|Publication number||US6881635 B1|
|Application number||US 10/708,746|
|Publication date||Apr 19, 2005|
|Filing date||Mar 23, 2004|
|Priority date||Mar 23, 2004|
|Also published as||US20050242340|
|Publication number||10708746, 708746, US 6881635 B1, US 6881635B1, US-B1-6881635, US6881635 B1, US6881635B1|
|Inventors||Dureseti Chidambarrao, Effendi Leobandung, Anda C. Mocuta, Haining S. Yang, Huilong Zhu|
|Original Assignee||International Business Machines Corporation|
|Export Citation||BiBTeX, EndNote, RefMan|
|Patent Citations (24), Referenced by (130), Classifications (45), Legal Events (7)|
|External Links: USPTO, USPTO Assignment, Espacenet|
The field of the invention is that of integrated circuit fabrication, including CMOS transistors formed with strained silicon for higher mobility.
An important aim of ongoing research in the semiconductor industry is increasing semiconductor performance while decreasing the size of semiconductor devices. Planar transistors, such as metal oxide semiconductor field effect transistors (MOSFET) are particularly well suited for use in high-density integrated circuits.
Strained silicon technology allows the formation of higher speed devices. Strained-silicon transistors are created by depositing a graded layer of silicon germanium (SiGe) on a bulk silicon wafer. The top part of the SiGe layer is relaxed SiGe. A thin layer of silicon is subsequently deposited on the SiGe layer. The crystalline structure of SiGe is diamond which is the same as silicon (Si). The lattice constant in the SiGe is greater than that in Si. If the thickness of a strained Si or SiGe layer is smaller than a critical thickness, the stress in the strained layer can be maintained and dislocations are not generated. Therefore, when a thin silicon layer (thinner than critical thickness) is deposited on top of SiGe the silicon crystal lattice tends to stretch or “strain” to align the silicon atoms with the atoms in the SiGe layer. Electrons in the strained silicon experience less resistance and flow up to 80% faster than in unstrained silicon.
There are two general types of MOS transistors, N-channel MOS (NMOS) formed with n-type source and drain regions in a p-type region of silicon, and P-channel MOS (PMOS) formed with p-type source and drain regions in an n-type region of silicon. NMOS transistors conduct electrons through the transistor channel, while PMOS transistors conduct holes through the transistor channel. Typically, the source and drain regions of the transistors are doped with phosphorous or arsenic to form n-type source/drain regions, while boron doping is used to form p-type source/drain regions.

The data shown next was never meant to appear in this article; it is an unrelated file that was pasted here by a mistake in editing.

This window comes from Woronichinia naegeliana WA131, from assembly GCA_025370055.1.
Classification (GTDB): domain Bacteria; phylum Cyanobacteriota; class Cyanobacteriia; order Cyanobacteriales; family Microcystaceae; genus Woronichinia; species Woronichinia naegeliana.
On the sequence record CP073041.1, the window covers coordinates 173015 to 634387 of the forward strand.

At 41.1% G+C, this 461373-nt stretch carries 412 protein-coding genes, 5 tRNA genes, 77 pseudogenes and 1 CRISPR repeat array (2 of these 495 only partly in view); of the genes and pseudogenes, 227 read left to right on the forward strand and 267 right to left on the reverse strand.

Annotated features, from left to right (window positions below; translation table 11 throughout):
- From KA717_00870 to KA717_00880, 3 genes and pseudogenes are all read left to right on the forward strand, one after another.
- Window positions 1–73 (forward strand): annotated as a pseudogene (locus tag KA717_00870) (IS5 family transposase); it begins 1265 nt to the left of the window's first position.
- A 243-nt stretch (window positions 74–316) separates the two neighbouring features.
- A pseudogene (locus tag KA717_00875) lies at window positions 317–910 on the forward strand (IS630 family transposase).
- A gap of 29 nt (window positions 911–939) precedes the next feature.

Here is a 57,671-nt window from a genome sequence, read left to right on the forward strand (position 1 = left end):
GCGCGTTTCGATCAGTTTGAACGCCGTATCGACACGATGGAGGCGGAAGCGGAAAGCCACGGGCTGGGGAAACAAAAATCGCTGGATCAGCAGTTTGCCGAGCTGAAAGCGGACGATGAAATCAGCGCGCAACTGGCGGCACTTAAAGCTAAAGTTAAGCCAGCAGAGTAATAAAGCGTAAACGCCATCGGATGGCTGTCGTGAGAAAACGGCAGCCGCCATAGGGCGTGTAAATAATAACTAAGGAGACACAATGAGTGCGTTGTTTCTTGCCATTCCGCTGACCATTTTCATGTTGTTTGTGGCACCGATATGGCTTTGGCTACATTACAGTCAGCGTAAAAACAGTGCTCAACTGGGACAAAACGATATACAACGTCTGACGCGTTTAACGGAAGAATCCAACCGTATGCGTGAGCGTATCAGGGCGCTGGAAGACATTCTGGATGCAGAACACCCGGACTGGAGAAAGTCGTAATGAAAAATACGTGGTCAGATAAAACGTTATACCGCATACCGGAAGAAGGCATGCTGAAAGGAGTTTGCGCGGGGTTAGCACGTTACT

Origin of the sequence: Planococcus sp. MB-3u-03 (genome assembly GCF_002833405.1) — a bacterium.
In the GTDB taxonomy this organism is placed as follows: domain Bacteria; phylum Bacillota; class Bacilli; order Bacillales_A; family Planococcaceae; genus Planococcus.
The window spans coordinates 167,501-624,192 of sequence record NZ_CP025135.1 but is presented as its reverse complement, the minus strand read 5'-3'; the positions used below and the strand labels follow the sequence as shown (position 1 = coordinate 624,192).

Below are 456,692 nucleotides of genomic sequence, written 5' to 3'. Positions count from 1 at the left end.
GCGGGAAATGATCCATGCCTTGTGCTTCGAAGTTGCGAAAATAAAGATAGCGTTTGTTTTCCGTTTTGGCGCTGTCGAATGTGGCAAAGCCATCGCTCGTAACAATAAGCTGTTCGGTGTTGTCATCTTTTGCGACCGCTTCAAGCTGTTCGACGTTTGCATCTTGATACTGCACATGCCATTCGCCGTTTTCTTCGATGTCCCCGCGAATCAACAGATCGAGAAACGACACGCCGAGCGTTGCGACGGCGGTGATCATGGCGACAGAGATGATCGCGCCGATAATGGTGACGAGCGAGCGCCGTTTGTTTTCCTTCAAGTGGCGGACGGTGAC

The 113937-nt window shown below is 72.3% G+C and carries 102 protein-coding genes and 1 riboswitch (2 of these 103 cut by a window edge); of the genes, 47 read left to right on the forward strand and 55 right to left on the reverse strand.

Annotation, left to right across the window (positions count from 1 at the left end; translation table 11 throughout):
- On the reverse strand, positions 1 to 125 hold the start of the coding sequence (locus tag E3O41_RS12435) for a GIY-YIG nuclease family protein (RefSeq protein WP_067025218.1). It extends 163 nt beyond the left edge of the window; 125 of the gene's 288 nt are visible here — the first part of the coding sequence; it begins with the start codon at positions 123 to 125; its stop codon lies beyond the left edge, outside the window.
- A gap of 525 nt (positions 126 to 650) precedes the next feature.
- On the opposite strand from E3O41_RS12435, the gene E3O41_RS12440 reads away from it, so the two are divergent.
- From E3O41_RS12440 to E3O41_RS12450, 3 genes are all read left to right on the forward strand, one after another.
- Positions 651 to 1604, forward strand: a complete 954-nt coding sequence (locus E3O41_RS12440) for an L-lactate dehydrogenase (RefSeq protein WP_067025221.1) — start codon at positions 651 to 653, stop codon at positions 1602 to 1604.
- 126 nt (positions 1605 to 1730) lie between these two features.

CMOS transistors, which comprise N- and P-channel MOS transistors on the same substrate, suffer from imbalance. The imbalance is due to electron mobility being greater than hole mobility in the channel region. Therefore, NMOS transistors are faster than PMOS transistors. Typically, NMOS transistors are about 2 to about 2.5 times faster than PMOS transistors.
A particular aspect of strained silicon NMOS transistors that have SiGe under the strained silicon is that the external resistance of an NMOS transistor is greater than the exterior resistance of a corresponding/conventional NMOS transistor.
Various approaches in circuit design have been developed to compensate for the difference in transistor operating speed or to exploit the higher speed of NMOS transistors.
There exists a need in the semiconductor device art to provide NMOS transistors on strained silicon that have external resistance that is closer to that of unstrained/conventional transistors. Experimental data show that a strained Si/SiGe NFET has larger external resistance than a conventional Si NFET, although the channel resistance of strained Si/SiGe NFET is smaller than that in a Si NFET. Therefore, a preferable structure for a high performance NFET is that of a strained Si channel with the source/drain and extension being formed in pure silicon. This gives both small external resistance and small channel resistance. Our invention provides structures and methods for making such NFETs.
The term semiconductor devices, as used herein, is not to be limited to the specifically disclosed embodiments. Semiconductor devices, as used herein, include a wide variety of electronic devices including flip chips, flip chip/package assemblies, transistors, capacitors, microprocessors, random access memories, etc. In general, semiconductor devices refer to any electrical device comprising a semiconductor.
The invention relates to a structure and method of forming NFETs with a strained silicon channel and with external resistance as small as that in conventional Si NFET.
A feature of the invention is the provision of temporary gate spacers that prevent a strained silicon transistor channel from losing stress when the strained silicon outside the body is removed.
Another feature of the invention is the removal of part of the SiGe below the silicon in the S/D and/or extension area and replacement by silicon thereby reducing exterior resistance.
Another feature of the invention is undercutting the silicon below temporary gate spacers, thereby reducing the distance between the channel and the S/D electrode.
Another feature of the invention is the replacement of SiGe by silicon in areas that will reduce arsenic diffusion and be easier to form shallow junctions.
As is conventional, the bulk substrate is shown in the lower portion of the figures and the transistor is shown in the upper or top portion. Corresponding terms are used to describe the location of items in the Figures—i.e. the gate is above the transistor body, etc.
Above layer 10, a SiGe layer 20 has a nominal thickness of about 30 nm. Strained silicon layer 30 has a nominal thickness of about 15-25 nm. As discussed below, a S/D region having acceptable resistivity requires a thicker layer of silicon than is provided for by considerations of device construction.
A structure, denoted generally by numeral 100, will become an NFET transistor. A conventional gate dielectric 105, illustratively thermal oxide, has been grown on the top surface of silicon 30. A polycrystalline silicon (poly) gate 110 has been formed, with a pair of temporary nitride spacers 120 on either side of gate 110. A cap 122 protects gate 110 during preliminary steps.